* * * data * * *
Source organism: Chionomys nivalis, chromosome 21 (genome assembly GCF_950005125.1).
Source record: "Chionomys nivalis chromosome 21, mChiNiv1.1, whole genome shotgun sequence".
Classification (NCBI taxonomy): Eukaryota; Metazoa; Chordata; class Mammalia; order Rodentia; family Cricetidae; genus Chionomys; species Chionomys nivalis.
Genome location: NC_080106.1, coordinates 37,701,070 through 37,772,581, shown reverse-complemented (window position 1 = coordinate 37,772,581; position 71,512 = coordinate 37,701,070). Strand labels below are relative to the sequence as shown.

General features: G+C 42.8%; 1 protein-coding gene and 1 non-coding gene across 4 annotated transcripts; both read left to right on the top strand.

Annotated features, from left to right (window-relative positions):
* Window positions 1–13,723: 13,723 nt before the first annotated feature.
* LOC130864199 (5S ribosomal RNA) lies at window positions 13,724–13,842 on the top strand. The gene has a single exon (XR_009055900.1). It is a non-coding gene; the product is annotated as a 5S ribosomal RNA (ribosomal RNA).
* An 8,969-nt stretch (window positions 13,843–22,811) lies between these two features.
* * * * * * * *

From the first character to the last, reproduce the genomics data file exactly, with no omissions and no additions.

Source organism: Chionomys nivalis, chromosome 21 (genome assembly GCF_950005125.1).
Source record: "Chionomys nivalis chromosome 21, mChiNiv1.1, whole genome shotgun sequence".
Classification (NCBI taxonomy): Eukaryota; Metazoa; Chordata; class Mammalia; order Rodentia; family Cricetidae; genus Chionomys; species Chionomys nivalis.
Genome location: NC_080106.1, coordinates 37,701,070 through 37,772,581, shown reverse-complemented (window position 1 = coordinate 37,772,581; position 71,512 = coordinate 37,701,070). Strand labels below are relative to the sequence as shown.

General features: G+C 42.8%; 1 protein-coding gene and 1 non-coding gene across 4 annotated transcripts; both read left to right on the top strand.

Annotated features, from left to right (window-relative positions):
* Window positions 1–13,723: 13,723 nt before the first annotated feature.
* LOC130864199 (5S ribosomal RNA) lies at window positions 13,724–13,842 on the top strand. The gene has a single exon (XR_009055900.1). It is a non-coding gene; the product is annotated as a 5S ribosomal RNA (ribosomal RNA).
* An 8,969-nt stretch (window positions 13,843–22,811) lies between these two features.